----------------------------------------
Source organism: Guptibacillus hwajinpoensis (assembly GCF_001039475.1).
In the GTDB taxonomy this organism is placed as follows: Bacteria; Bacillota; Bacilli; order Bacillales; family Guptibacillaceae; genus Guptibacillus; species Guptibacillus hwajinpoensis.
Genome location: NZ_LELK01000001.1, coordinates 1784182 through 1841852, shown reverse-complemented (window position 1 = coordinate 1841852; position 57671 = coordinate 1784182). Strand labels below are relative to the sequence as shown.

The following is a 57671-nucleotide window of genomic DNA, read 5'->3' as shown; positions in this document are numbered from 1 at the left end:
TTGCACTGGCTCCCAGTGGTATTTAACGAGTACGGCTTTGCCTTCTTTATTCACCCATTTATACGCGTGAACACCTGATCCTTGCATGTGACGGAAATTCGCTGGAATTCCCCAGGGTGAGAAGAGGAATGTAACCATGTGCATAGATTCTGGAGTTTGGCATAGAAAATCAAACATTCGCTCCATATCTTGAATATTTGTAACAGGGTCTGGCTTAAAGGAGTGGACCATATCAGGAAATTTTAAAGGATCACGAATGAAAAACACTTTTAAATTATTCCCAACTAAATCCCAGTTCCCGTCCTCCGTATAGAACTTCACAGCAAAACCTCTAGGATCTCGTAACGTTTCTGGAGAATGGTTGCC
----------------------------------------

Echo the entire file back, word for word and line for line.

Source organism: Guptibacillus hwajinpoensis (assembly GCF_001039475.1).
In the GTDB taxonomy this organism is placed as follows: Bacteria; Bacillota; Bacilli; order Bacillales; family Guptibacillaceae; genus Guptibacillus; species Guptibacillus hwajinpoensis.
Genome location: NZ_LELK01000001.1, coordinates 1784182 through 1841852, shown reverse-complemented (window position 1 = coordinate 1841852; position 57671 = coordinate 1784182). Strand labels below are relative to the sequence as shown.

The following is a 57671-nucleotide window of genomic DNA, read 5'->3' as shown; positions in this document are numbered from 1 at the left end:
TTGCACTGGCTCCCAGTGGTATTTAACGAGTACGGCTTTGCCTTCTTTATTCACCCATTTATACGCGTGAACACCTGATCCTTGCATGTGACGGAAATTCGCTGGAATTCCCCAGGGTGAGAAGAGGAATGTAACCATGTGCATAGATTCTGGAGTTTGGCATAGAAAATCAAACATTCGCTCCATATCTTGAATATTTGTAACAGGGTCTGGCTTAAAGGAGTGGACCATATCAGGAAATTTTAAAGGATCACGAATGAAAAACACTTTTAAATTATTCCCAACTAAATCCCAGTTCCCGTCCTCCGTATAGAACTTCACAGCAAAACCTCTAGGATCTCGTAACGTTTCTGGAGAATGGTTGCC